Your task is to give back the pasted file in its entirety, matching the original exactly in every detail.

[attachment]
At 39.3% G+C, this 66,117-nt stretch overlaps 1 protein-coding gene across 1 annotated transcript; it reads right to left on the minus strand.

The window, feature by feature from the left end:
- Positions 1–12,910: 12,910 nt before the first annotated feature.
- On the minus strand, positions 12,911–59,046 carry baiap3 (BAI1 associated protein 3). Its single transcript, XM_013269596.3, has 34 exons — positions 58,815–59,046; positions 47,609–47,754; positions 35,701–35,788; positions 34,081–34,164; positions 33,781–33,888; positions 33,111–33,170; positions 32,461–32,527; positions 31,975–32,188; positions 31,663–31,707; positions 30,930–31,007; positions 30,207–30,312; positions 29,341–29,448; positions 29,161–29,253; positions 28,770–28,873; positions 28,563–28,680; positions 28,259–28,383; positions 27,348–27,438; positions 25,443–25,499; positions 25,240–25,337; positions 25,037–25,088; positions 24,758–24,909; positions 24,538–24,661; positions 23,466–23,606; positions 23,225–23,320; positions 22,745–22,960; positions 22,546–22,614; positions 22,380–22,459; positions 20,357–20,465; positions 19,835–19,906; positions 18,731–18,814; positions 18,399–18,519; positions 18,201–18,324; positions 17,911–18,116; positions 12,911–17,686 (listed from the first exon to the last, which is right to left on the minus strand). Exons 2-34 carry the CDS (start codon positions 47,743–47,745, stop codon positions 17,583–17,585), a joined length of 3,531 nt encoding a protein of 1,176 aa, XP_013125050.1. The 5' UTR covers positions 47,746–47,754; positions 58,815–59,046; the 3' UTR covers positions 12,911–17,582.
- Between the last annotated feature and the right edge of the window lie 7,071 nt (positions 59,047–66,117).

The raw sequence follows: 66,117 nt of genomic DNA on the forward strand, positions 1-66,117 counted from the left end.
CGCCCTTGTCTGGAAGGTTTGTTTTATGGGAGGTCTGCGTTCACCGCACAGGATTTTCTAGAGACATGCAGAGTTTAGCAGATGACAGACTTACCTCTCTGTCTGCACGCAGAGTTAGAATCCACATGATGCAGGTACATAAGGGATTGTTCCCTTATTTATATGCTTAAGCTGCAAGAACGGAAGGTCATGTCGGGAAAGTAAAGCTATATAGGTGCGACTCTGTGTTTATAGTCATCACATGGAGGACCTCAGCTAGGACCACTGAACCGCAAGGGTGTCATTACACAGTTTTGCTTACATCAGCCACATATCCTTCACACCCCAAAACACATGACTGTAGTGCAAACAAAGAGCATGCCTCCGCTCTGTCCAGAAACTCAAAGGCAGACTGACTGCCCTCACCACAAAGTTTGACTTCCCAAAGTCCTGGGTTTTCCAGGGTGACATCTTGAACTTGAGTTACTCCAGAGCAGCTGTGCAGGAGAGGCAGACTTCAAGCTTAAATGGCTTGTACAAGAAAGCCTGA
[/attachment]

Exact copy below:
At 39.3% G+C, this 66,117-nt stretch overlaps 1 protein-coding gene across 1 annotated transcript; it reads right to left on the minus strand.

The window, feature by feature from the left end:
- Positions 1–12,910: 12,910 nt before the first annotated feature.
- On the minus strand, positions 12,911–59,046 carry baiap3 (BAI1 associated protein 3). Its single transcript, XM_013269596.3, has 34 exons — positions 58,815–59,046; positions 47,609–47,754; positions 35,701–35,788; positions 34,081–34,164; positions 33,781–33,888; positions 33,111–33,170; positions 32,461–32,527; positions 31,975–32,188; positions 31,663–31,707; positions 30,930–31,007; positions 30,207–30,312; positions 29,341–29,448; positions 29,161–29,253; positions 28,770–28,873; positions 28,563–28,680; positions 28,259–28,383; positions 27,348–27,438; positions 25,443–25,499; positions 25,240–25,337; positions 25,037–25,088; positions 24,758–24,909; positions 24,538–24,661; positions 23,466–23,606; positions 23,225–23,320; positions 22,745–22,960; positions 22,546–22,614; positions 22,380–22,459; positions 20,357–20,465; positions 19,835–19,906; positions 18,731–18,814; positions 18,399–18,519; positions 18,201–18,324; positions 17,911–18,116; positions 12,911–17,686 (listed from the first exon to the last, which is right to left on the minus strand). Exons 2-34 carry the CDS (start codon positions 47,743–47,745, stop codon positions 17,583–17,585), a joined length of 3,531 nt encoding a protein of 1,176 aa, XP_013125050.1. The 5' UTR covers positions 47,746–47,754; positions 58,815–59,046; the 3' UTR covers positions 12,911–17,582.
- Between the last annotated feature and the right edge of the window lie 7,071 nt (positions 59,047–66,117).

The raw sequence follows: 66,117 nt of genomic DNA on the forward strand, positions 1-66,117 counted from the left end.
CGCCCTTGTCTGGAAGGTTTGTTTTATGGGAGGTCTGCGTTCACCGCACAGGATTTTCTAGAGACATGCAGAGTTTAGCAGATGACAGACTTACCTCTCTGTCTGCACGCAGAGTTAGAATCCACATGATGCAGGTACATAAGGGATTGTTCCCTTATTTATATGCTTAAGCTGCAAGAACGGAAGGTCATGTCGGGAAAGTAAAGCTATATAGGTGCGACTCTGTGTTTATAGTCATCACATGGAGGACCTCAGCTAGGACCACTGAACCGCAAGGGTGTCATTACACAGTTTTGCTTACATCAGCCACATATCCTTCACACCCCAAAACACATGACTGTAGTGCAAACAAAGAGCATGCCTCCGCTCTGTCCAGAAACTCAAAGGCAGACTGACTGCCCTCACCACAAAGTTTGACTTCCCAAAGTCCTGGGTTTTCCAGGGTGACATCTTGAACTTGAGTTACTCCAGAGCAGCTGTGCAGGAGAGGCAGACTTCAAGCTTAAATGGCTTGTACAAGAAAGCCTGA